WHAT POLITICIANS MUST DO WHEN PROTESTERS ATTACK: Learning from Robert McNamara's mistakes and magnanimity.

Author:Riggs, Mike
Position::HISTORY
 
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IN JUNE, SECRETARY of Homeland Security Kirstjen Nielsen was heckled out of MXDC, an upscale Mexican eatery in the nation's capital. In September, Sen. Ted Cruz (R-Texas) and his wife were hounded from Georgetown's Fiola. In each instance, protesters associated with the group Smash Racism D.C. entered the restaurants and harangued their targets until they left.

The incidents provided further fodder for a newly heated national conversation about "civility" under Donald Trump's presidency. Critics of the protesters bemoaned the radical left's lack of good manners, while defenders argued that, with family separations at the border and the confirmation of an accused rapist to the Supreme Court, the time for politeness had passed. Both sides seemed to think the other was crossing lines that had previously been inviolable.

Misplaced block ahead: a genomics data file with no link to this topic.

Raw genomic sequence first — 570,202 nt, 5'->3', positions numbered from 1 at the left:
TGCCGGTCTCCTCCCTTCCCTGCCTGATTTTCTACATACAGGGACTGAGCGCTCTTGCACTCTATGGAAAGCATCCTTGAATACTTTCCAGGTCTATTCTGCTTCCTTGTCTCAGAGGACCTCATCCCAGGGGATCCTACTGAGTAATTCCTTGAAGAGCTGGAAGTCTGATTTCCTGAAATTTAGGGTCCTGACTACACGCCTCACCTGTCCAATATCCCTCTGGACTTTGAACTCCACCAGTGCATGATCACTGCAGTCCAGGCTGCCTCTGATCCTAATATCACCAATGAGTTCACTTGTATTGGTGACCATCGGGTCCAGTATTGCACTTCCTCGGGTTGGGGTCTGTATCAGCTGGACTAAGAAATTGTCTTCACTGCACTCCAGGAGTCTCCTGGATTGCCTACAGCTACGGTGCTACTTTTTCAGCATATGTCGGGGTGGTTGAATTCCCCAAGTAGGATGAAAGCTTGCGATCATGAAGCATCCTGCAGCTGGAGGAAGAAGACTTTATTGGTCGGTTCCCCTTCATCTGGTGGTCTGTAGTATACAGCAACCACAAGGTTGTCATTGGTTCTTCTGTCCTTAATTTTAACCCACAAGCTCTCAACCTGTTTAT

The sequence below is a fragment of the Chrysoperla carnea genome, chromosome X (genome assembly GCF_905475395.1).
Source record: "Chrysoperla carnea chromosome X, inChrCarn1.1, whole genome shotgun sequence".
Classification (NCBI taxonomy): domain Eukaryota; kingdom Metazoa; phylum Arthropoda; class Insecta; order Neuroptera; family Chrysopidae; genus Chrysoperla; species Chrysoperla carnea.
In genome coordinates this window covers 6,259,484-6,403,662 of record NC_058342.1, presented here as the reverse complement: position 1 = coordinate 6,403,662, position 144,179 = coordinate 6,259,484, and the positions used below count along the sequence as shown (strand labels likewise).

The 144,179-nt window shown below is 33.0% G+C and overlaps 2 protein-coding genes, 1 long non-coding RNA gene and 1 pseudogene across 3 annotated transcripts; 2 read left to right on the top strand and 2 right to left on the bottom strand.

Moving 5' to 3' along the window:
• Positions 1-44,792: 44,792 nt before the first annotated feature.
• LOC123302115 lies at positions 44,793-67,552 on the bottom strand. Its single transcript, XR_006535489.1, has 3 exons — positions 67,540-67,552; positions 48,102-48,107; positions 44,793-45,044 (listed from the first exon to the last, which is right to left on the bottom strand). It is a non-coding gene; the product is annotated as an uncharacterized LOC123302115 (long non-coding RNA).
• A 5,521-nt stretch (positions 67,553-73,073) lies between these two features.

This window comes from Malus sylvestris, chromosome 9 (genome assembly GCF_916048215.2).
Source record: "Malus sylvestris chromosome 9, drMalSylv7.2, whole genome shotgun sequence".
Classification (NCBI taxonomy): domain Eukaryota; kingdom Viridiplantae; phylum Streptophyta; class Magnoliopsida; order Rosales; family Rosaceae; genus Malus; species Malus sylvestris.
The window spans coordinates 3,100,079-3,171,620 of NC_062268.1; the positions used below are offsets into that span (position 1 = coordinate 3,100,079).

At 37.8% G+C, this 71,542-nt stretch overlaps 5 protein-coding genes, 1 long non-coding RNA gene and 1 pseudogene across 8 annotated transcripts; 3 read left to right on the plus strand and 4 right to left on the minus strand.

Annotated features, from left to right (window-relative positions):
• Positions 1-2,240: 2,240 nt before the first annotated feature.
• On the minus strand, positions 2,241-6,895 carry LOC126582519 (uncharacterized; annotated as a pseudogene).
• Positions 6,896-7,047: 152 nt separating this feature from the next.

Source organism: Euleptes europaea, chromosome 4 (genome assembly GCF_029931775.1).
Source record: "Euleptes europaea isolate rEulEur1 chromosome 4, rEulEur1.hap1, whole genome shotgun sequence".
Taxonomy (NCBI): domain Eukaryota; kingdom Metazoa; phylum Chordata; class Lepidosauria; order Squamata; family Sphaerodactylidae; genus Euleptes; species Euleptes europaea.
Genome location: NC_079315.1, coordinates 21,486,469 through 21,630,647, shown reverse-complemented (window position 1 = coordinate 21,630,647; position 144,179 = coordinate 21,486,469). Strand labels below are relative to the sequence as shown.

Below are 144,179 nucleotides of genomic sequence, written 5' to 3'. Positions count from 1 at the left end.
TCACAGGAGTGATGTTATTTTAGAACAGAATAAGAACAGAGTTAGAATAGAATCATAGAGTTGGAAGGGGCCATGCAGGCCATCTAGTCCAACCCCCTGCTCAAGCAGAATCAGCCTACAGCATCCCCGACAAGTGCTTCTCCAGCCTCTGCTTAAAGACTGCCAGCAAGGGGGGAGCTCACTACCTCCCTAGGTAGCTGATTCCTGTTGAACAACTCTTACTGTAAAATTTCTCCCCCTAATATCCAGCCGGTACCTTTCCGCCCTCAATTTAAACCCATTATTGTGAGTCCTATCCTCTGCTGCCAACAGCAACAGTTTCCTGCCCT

But such a claim is historically illiterate at best. The U.S. government has done worse, both domestically and abroad, and America's public servants have faced much harsher blowback.

Consider former Defense Secretary Robert McNamara, today remembered as the overseer of America's disastrous war in Vietnam. On November 2, 1965, he was in his office at the Pentagon when a young Quaker from Baltimore named Norman Morrison parked 40 feet from McNamara's window, stepped into plain view, and doused himself in kerosene while holding his own infant daughter. As the story goes, Morrison tossed his daughter to a bystander seconds before burning himself alive to protest America's military presence in Southeast Asia. McNamara watched him die; even three decades later, talking about the incident with his literary collaborator Brian VanDeMark "brought him to tears."

While Morrison's death was more jarring than any heckling visited on contemporary D.C. power holders, McNamara would face a still more physical and intimate protest a year later, when he traveled to Harvard to speak at the business school, which he'd attended, and to address undergraduates in an off-the-record seminar hosted by the Harvard Kennedy School's Institute of Politics.

The American ground war had just officially begun, and the radical-left Students for a Democratic Society (SDS) wanted McNamara to come clean about civilian casualties in Laos and Vietnam. When the SDS was denied a chance to question him at the Kennedy School forum, they decided to confront him as he left for another speaking engagement. Some 800 protesters surrounded McNamara's car, which contained only...

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